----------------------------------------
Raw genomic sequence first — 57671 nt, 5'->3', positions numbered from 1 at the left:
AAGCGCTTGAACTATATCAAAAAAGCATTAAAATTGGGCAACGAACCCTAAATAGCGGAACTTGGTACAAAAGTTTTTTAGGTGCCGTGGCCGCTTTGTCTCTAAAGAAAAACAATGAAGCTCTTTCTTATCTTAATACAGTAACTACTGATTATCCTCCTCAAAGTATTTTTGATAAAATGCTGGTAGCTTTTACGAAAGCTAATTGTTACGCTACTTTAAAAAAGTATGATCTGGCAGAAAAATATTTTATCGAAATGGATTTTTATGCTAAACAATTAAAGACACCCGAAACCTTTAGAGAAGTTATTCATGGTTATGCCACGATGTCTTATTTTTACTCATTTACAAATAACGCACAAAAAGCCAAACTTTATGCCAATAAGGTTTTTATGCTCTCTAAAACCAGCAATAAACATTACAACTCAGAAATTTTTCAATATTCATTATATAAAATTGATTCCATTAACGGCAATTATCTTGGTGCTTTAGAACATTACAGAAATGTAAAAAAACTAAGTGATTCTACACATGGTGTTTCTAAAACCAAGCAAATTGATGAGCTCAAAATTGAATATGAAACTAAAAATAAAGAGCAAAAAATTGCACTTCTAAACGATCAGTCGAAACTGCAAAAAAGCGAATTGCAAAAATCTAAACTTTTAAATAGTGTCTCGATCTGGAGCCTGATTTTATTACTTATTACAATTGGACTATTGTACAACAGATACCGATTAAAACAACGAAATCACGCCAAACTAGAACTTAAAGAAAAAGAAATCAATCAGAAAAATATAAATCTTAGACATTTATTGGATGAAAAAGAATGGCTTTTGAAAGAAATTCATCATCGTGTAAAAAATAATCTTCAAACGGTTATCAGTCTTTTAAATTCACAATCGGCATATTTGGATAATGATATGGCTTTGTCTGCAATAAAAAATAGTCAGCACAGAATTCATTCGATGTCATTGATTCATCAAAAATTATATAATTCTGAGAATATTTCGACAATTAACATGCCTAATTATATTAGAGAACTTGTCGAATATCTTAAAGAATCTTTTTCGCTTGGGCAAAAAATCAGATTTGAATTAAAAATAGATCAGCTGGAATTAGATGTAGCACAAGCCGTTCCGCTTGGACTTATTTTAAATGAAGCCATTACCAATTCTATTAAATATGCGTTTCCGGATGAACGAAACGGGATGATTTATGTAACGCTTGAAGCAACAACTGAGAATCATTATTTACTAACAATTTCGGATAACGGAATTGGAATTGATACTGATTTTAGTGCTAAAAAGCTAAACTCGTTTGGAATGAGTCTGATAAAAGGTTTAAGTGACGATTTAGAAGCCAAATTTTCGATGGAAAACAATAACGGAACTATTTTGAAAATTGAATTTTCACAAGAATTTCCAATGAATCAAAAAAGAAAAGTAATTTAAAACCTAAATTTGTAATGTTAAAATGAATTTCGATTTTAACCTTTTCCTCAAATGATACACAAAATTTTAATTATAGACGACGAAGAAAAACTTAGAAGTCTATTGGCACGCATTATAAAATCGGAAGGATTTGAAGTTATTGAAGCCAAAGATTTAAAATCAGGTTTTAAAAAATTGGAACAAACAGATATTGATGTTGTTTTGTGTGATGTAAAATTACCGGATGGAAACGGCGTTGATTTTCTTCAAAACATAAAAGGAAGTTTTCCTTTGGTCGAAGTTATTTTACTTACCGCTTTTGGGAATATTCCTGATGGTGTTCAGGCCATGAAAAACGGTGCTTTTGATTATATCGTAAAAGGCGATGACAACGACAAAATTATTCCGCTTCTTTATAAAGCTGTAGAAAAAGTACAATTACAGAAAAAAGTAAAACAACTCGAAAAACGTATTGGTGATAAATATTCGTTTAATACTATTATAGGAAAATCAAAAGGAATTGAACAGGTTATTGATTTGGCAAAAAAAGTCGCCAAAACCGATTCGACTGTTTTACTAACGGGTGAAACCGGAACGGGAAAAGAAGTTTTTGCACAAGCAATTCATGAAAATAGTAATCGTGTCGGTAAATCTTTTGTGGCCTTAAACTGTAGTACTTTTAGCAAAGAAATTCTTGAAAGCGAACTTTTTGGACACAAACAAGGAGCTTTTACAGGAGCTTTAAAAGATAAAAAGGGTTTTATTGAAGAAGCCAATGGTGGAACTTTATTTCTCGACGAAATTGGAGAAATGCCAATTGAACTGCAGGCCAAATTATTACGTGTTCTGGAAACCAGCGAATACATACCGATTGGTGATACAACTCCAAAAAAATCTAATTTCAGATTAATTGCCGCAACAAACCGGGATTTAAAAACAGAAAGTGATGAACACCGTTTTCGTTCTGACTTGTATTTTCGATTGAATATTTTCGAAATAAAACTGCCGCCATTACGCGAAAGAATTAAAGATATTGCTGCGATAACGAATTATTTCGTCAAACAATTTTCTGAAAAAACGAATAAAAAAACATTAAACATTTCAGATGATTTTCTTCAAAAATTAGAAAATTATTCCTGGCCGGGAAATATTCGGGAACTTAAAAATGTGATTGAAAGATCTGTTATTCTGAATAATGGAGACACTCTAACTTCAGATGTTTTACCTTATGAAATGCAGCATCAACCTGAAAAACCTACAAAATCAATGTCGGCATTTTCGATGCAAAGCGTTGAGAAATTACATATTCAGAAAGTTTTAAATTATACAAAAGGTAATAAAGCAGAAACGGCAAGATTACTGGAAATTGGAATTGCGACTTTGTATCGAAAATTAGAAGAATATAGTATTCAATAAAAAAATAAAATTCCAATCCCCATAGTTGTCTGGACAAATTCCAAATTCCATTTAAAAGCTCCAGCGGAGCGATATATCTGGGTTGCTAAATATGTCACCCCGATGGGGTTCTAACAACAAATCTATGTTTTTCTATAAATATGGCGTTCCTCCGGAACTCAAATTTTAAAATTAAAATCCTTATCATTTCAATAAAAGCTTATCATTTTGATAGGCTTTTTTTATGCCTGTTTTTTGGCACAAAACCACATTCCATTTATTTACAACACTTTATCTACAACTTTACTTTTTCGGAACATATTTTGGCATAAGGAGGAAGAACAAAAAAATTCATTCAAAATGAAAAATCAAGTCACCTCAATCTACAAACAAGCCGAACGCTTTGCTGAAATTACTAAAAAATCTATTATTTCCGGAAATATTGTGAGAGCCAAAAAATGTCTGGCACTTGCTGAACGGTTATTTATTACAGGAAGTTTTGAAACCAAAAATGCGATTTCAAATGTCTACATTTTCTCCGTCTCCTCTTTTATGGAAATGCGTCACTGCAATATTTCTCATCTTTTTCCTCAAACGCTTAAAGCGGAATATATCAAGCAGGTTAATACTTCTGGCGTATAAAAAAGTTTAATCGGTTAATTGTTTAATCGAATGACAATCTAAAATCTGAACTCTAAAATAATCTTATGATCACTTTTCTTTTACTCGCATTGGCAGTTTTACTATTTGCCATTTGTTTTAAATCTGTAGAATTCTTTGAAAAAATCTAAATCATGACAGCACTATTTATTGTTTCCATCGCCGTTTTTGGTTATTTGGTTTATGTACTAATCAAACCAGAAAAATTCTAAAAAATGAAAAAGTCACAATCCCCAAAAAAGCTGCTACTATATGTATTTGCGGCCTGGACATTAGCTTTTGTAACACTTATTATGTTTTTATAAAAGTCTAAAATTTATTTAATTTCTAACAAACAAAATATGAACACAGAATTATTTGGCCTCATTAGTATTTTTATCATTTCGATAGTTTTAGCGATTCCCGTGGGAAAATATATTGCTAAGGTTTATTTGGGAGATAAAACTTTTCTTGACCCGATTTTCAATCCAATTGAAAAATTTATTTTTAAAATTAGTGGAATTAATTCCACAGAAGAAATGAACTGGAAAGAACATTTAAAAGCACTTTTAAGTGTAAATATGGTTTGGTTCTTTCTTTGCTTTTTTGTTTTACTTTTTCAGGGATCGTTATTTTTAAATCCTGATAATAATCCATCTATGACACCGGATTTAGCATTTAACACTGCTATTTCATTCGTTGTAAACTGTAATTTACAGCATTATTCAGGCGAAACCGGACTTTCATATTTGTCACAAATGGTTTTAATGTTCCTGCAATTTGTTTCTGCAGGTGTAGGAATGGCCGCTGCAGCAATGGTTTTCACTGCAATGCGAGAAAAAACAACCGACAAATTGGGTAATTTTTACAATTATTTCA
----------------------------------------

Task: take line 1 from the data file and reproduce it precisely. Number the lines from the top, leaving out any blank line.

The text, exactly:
Raw genomic sequence first — 57671 nt, 5'->3', positions numbered from 1 at the left: